by Alethea Drexler, archives assistant
The past few months have brought us several donations that were heavier on artifacts than they were on paper. That’s a little unusual for an archive but not necessarily a bad thing. Honestly, artifact donations are often very entertaining.
The heirs of a Fort Worth-area nurse named Senorita (that was her first name) Green Walden brought us some photographs and a modest but choice collection of memorabilia, including a lovely navy blue and red wool cape that the home seamstress side of me is dying to trace and copy.
Mrs. Walden graduated from nursing school in 1948. In her graduation photograph, all of the new nurses have round scissor handles peeking out of their uniform pockets.
The collection did not come with a lot of documentation, written or hearsay, but it did include a curious pair of scissors:
They’re marked as having been made in Germany, possibly by the English-based firm Alfred Field, which went out of business in the early 1940′s. Since she didn’t graduate until the late 1940′s, we’re not sure how she acquired them. We do wonder, though, if they’re the scissors in her pocket at graduation. The decorated handles suggested to us that they might have been symbolic more than utile.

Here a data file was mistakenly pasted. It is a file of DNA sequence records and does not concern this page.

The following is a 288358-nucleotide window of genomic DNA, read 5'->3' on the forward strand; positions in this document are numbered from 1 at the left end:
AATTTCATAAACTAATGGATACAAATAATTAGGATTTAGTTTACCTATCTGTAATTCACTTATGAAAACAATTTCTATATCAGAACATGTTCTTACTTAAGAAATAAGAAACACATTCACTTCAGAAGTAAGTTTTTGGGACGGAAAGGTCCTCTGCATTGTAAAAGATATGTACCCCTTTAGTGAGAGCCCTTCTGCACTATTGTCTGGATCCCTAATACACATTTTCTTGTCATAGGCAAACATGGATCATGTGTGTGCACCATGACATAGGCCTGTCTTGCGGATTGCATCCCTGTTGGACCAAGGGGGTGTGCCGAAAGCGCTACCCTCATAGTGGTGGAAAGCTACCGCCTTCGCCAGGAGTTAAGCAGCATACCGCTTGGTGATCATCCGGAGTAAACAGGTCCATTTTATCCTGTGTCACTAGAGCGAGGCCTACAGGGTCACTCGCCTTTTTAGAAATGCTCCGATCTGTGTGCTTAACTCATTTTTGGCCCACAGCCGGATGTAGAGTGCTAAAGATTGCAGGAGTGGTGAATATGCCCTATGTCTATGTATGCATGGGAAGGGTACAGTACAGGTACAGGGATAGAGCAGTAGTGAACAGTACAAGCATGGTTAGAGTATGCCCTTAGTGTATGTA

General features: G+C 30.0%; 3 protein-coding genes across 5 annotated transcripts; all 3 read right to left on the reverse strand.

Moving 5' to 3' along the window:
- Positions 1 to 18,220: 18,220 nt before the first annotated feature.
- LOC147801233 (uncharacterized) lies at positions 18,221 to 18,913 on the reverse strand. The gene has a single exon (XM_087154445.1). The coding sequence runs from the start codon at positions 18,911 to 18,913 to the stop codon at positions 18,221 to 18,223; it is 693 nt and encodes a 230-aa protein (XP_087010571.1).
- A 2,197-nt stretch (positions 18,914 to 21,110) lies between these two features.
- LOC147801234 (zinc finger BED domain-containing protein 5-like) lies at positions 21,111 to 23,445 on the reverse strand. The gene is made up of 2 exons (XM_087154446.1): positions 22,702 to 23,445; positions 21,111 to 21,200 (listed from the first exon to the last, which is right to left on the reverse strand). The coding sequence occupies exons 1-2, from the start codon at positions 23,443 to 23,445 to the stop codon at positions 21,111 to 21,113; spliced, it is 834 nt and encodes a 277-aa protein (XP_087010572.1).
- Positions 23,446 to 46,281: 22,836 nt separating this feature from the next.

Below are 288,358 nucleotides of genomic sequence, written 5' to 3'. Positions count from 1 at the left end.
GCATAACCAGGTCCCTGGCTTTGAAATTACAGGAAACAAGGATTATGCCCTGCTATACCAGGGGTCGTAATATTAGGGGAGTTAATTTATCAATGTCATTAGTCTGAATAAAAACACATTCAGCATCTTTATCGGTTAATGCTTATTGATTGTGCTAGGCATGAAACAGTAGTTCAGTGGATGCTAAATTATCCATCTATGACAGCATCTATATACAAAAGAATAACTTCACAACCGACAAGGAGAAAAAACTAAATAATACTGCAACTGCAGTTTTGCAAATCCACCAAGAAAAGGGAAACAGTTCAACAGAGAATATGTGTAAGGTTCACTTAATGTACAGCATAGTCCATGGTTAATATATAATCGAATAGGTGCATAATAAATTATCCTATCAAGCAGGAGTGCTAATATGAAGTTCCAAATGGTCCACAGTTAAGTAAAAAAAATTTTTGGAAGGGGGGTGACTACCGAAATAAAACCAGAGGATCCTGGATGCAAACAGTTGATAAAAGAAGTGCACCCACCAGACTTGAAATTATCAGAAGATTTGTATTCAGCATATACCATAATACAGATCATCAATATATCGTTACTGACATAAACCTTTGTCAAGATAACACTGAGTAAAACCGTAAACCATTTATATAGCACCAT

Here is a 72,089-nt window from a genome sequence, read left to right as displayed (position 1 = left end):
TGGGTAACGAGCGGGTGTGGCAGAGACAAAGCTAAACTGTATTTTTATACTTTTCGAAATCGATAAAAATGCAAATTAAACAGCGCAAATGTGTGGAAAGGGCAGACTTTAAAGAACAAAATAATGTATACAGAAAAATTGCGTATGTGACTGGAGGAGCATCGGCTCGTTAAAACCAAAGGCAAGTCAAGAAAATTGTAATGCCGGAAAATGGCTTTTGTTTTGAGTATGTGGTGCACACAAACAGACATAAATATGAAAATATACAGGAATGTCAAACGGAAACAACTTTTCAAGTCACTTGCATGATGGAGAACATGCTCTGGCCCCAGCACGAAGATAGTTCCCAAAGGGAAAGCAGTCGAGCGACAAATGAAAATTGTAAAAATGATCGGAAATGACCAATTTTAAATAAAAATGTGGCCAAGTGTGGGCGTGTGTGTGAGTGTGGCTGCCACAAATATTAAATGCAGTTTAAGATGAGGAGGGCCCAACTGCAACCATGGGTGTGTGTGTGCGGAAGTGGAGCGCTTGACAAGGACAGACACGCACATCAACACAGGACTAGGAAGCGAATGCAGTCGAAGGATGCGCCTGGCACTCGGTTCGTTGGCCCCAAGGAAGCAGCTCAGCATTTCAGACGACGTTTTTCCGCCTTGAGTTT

The decorated handles are very unusual for medical implements, since decoration and moving parts are difficult to clean properly. If these were used at all, they likely would have been used externally.
That did not tell us, though, what kind of scissors they actually are. They have both a curved cutting blade and what seems to be a leaf-style clamping mechanism:
. . . and there are small hooks on the handles so the scissors can be locked closed.This brought me back to the old problem of not being able to do adequate research on something when I didn’t know what it was or how to search for it. This is when I have to call on the experts: I emailed a nursing museum.
Jane Early at LaSalle University’s Museum of Nursing History in Philadelphia, agreed with our thought that the scissors might be ceremonial more than functional, but she said she and her colleagues had never seen any like them. She graciously did some asking around and then emailed us back again to suggest that they might be umbilical-cord scissors, which would have to cut and then clamp.
So . . . the possible answer now is “umbilical cord scissors”, but our research is still coming up empty except for the efforts of the Museum of Nursing History.
Now it’s your turn, readers. Has any of you seen scissors like ours?